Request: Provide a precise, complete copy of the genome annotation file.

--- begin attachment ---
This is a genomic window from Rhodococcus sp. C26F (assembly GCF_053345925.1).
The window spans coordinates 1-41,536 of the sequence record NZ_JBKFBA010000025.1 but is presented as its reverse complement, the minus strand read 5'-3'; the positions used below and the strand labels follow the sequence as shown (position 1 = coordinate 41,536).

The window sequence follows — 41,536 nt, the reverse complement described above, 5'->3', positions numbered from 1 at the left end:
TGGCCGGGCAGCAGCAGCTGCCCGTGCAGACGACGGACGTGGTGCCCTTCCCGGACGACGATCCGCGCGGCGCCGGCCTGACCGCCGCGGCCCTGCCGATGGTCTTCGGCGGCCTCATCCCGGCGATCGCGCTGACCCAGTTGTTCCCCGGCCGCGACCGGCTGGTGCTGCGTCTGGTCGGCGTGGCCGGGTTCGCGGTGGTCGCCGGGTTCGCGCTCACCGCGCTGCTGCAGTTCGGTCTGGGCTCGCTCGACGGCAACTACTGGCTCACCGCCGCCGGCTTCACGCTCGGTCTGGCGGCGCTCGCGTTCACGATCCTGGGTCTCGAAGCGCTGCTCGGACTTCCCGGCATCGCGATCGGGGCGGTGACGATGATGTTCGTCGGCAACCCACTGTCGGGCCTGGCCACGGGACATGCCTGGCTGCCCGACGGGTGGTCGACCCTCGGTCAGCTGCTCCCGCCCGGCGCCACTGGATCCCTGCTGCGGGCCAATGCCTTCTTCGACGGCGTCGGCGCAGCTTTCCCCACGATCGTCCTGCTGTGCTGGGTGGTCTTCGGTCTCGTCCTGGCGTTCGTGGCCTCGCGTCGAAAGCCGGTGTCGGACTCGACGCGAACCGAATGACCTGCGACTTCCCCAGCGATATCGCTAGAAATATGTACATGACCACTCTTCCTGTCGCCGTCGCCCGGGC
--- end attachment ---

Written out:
This is a genomic window from Rhodococcus sp. C26F (assembly GCF_053345925.1).
The window spans coordinates 1-41,536 of the sequence record NZ_JBKFBA010000025.1 but is presented as its reverse complement, the minus strand read 5'-3'; the positions used below and the strand labels follow the sequence as shown (position 1 = coordinate 41,536).

The window sequence follows — 41,536 nt, the reverse complement described above, 5'->3', positions numbered from 1 at the left end:
TGGCCGGGCAGCAGCAGCTGCCCGTGCAGACGACGGACGTGGTGCCCTTCCCGGACGACGATCCGCGCGGCGCCGGCCTGACCGCCGCGGCCCTGCCGATGGTCTTCGGCGGCCTCATCCCGGCGATCGCGCTGACCCAGTTGTTCCCCGGCCGCGACCGGCTGGTGCTGCGTCTGGTCGGCGTGGCCGGGTTCGCGGTGGTCGCCGGGTTCGCGCTCACCGCGCTGCTGCAGTTCGGTCTGGGCTCGCTCGACGGCAACTACTGGCTCACCGCCGCCGGCTTCACGCTCGGTCTGGCGGCGCTCGCGTTCACGATCCTGGGTCTCGAAGCGCTGCTCGGACTTCCCGGCATCGCGATCGGGGCGGTGACGATGATGTTCGTCGGCAACCCACTGTCGGGCCTGGCCACGGGACATGCCTGGCTGCCCGACGGGTGGTCGACCCTCGGTCAGCTGCTCCCGCCCGGCGCCACTGGATCCCTGCTGCGGGCCAATGCCTTCTTCGACGGCGTCGGCGCAGCTTTCCCCACGATCGTCCTGCTGTGCTGGGTGGTCTTCGGTCTCGTCCTGGCGTTCGTGGCCTCGCGTCGAAAGCCGGTGTCGGACTCGACGCGAACCGAATGACCTGCGACTTCCCCAGCGATATCGCTAGAAATATGTACATGACCACTCTTCCTGTCGCCGTCGCCCGGGC